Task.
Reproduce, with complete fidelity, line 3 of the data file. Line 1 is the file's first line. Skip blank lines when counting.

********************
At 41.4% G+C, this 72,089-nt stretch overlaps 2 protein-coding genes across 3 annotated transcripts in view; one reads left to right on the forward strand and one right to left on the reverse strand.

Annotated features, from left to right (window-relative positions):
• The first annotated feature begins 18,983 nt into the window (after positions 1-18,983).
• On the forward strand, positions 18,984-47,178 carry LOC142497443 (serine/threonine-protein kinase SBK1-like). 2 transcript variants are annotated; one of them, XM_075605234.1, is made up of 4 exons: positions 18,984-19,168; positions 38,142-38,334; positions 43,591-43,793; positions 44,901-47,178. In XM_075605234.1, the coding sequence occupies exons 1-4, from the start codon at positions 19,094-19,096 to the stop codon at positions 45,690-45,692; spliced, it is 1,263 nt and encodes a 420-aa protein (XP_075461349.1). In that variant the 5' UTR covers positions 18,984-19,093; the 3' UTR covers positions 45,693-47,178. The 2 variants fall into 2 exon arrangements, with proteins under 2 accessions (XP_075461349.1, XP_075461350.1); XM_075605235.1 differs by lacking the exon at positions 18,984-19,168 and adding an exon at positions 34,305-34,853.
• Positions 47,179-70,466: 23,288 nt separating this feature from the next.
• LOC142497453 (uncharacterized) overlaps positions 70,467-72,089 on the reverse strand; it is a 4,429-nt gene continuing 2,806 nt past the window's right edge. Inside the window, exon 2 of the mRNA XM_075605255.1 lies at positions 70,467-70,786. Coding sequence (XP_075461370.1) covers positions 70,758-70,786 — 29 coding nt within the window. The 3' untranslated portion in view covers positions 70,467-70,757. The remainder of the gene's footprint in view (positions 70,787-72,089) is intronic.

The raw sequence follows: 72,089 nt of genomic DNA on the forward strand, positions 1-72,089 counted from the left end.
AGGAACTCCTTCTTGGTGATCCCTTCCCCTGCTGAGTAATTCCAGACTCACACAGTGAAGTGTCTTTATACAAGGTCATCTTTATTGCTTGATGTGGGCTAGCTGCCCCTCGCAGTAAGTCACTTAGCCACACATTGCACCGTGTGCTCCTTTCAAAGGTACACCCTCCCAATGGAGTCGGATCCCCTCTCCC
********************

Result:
• The first annotated feature begins 18,983 nt into the window (after positions 1-18,983).